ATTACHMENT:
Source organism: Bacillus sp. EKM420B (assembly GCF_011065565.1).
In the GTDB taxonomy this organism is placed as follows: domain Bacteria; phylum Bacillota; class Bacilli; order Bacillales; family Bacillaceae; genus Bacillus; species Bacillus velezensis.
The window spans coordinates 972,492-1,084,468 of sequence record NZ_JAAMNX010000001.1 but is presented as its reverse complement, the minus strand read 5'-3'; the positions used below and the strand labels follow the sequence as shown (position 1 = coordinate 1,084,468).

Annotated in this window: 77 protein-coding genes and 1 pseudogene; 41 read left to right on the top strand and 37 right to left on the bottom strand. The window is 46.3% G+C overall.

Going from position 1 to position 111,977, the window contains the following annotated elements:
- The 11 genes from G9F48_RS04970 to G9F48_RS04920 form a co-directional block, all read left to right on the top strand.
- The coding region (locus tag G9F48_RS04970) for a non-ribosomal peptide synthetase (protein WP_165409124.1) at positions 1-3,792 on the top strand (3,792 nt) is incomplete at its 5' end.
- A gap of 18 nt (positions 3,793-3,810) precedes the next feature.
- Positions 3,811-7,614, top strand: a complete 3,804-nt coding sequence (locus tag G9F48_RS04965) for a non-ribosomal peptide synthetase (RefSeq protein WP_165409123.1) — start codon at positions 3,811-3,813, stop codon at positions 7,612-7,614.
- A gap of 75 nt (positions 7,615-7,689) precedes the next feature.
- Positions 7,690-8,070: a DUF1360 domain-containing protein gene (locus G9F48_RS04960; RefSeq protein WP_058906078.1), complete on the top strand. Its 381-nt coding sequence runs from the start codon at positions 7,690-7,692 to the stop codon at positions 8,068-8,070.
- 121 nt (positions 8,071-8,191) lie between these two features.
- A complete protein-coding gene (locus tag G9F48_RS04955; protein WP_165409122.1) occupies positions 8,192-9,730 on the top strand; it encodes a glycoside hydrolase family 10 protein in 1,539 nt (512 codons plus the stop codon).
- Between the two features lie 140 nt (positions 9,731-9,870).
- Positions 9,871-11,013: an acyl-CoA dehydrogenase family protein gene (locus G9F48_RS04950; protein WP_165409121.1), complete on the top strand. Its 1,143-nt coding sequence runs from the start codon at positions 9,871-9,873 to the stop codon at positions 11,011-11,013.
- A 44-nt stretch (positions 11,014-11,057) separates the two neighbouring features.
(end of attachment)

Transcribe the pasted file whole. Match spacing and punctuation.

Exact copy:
Source organism: Bacillus sp. EKM420B (assembly GCF_011065565.1).
In the GTDB taxonomy this organism is placed as follows: domain Bacteria; phylum Bacillota; class Bacilli; order Bacillales; family Bacillaceae; genus Bacillus; species Bacillus velezensis.
The window spans coordinates 972,492-1,084,468 of sequence record NZ_JAAMNX010000001.1 but is presented as its reverse complement, the minus strand read 5'-3'; the positions used below and the strand labels follow the sequence as shown (position 1 = coordinate 1,084,468).

Annotated in this window: 77 protein-coding genes and 1 pseudogene; 41 read left to right on the top strand and 37 right to left on the bottom strand. The window is 46.3% G+C overall.

Going from position 1 to position 111,977, the window contains the following annotated elements:
- The 11 genes from G9F48_RS04970 to G9F48_RS04920 form a co-directional block, all read left to right on the top strand.
- The coding region (locus tag G9F48_RS04970) for a non-ribosomal peptide synthetase (protein WP_165409124.1) at positions 1-3,792 on the top strand (3,792 nt) is incomplete at its 5' end.
- A gap of 18 nt (positions 3,793-3,810) precedes the next feature.
- Positions 3,811-7,614, top strand: a complete 3,804-nt coding sequence (locus tag G9F48_RS04965) for a non-ribosomal peptide synthetase (RefSeq protein WP_165409123.1) — start codon at positions 3,811-3,813, stop codon at positions 7,612-7,614.
- A gap of 75 nt (positions 7,615-7,689) precedes the next feature.
- Positions 7,690-8,070: a DUF1360 domain-containing protein gene (locus G9F48_RS04960; RefSeq protein WP_058906078.1), complete on the top strand. Its 381-nt coding sequence runs from the start codon at positions 7,690-7,692 to the stop codon at positions 8,068-8,070.
- 121 nt (positions 8,071-8,191) lie between these two features.
- A complete protein-coding gene (locus tag G9F48_RS04955; protein WP_165409122.1) occupies positions 8,192-9,730 on the top strand; it encodes a glycoside hydrolase family 10 protein in 1,539 nt (512 codons plus the stop codon).
- Between the two features lie 140 nt (positions 9,731-9,870).
- Positions 9,871-11,013: an acyl-CoA dehydrogenase family protein gene (locus G9F48_RS04950; protein WP_165409121.1), complete on the top strand. Its 1,143-nt coding sequence runs from the start codon at positions 9,871-9,873 to the stop codon at positions 11,011-11,013.
- A 44-nt stretch (positions 11,014-11,057) separates the two neighbouring features.